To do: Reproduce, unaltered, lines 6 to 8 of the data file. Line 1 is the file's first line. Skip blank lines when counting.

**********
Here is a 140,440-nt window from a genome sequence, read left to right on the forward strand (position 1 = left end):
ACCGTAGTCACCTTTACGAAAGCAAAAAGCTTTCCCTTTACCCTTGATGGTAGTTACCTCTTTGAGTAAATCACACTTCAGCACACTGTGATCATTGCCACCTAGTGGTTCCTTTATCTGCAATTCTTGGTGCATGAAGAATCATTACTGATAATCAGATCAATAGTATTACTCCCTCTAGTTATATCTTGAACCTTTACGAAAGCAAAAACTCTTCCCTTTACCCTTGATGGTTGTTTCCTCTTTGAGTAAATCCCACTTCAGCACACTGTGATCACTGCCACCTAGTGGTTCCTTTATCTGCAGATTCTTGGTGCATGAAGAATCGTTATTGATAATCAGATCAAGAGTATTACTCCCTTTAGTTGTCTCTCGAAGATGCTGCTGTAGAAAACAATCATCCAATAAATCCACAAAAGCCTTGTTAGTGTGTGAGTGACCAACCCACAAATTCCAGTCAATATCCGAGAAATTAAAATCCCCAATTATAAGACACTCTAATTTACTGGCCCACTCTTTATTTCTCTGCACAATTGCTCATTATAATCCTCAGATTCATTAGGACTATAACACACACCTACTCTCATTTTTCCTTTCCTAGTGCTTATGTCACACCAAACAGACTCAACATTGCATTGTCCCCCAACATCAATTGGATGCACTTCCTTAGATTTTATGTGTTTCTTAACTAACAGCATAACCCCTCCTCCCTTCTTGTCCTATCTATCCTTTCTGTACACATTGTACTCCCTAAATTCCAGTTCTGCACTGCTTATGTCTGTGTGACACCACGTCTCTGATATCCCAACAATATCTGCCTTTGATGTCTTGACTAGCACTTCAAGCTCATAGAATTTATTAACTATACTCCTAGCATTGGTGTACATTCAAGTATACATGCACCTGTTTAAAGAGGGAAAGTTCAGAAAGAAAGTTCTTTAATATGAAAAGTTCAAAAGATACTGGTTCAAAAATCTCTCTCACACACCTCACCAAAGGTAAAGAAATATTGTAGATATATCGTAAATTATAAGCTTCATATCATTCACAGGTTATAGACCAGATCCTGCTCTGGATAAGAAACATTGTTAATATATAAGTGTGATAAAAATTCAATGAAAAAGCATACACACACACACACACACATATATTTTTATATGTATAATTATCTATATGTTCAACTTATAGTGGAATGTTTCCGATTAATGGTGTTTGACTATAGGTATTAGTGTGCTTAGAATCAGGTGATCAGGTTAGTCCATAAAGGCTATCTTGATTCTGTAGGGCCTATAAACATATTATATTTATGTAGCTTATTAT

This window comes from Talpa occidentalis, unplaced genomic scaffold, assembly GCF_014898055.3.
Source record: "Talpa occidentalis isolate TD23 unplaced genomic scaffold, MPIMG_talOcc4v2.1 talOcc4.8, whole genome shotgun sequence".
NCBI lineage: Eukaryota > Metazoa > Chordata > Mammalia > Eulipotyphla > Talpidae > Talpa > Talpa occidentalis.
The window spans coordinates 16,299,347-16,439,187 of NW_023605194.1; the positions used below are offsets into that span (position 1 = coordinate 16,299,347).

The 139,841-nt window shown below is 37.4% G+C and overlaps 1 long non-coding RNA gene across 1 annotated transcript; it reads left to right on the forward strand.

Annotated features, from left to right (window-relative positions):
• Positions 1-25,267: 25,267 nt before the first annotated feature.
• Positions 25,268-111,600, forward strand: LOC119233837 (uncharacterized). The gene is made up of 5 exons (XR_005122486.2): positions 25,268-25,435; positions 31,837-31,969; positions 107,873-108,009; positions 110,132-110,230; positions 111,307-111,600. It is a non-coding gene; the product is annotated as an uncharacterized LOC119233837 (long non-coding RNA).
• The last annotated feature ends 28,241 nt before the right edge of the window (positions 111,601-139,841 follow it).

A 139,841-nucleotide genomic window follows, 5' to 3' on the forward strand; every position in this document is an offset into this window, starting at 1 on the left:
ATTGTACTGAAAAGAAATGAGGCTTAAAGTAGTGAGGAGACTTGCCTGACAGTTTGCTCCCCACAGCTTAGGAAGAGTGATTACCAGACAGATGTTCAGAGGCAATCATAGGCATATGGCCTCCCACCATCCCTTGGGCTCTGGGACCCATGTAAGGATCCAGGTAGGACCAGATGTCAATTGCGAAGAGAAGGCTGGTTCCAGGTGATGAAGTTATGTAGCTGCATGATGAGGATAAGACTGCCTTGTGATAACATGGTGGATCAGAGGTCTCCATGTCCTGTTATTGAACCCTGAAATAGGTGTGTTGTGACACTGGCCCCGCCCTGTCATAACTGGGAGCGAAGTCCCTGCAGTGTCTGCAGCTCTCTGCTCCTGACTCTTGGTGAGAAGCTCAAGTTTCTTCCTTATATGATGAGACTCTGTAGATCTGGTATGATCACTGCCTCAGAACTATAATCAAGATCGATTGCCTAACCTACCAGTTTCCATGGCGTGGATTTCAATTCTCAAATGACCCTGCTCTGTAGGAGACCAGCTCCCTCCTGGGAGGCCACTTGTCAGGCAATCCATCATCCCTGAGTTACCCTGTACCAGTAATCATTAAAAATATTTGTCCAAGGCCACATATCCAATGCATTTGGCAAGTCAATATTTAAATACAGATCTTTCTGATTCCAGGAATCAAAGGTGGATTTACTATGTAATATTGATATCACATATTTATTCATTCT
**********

The window spans coordinates 16,299,347-16,439,187 of NW_023605194.1; the positions used below are offsets into that span (position 1 = coordinate 16,299,347).

The 139,841-nt window shown below is 37.4% G+C and overlaps 1 long non-coding RNA gene across 1 annotated transcript; it reads left to right on the forward strand.

Annotated features, from left to right (window-relative positions):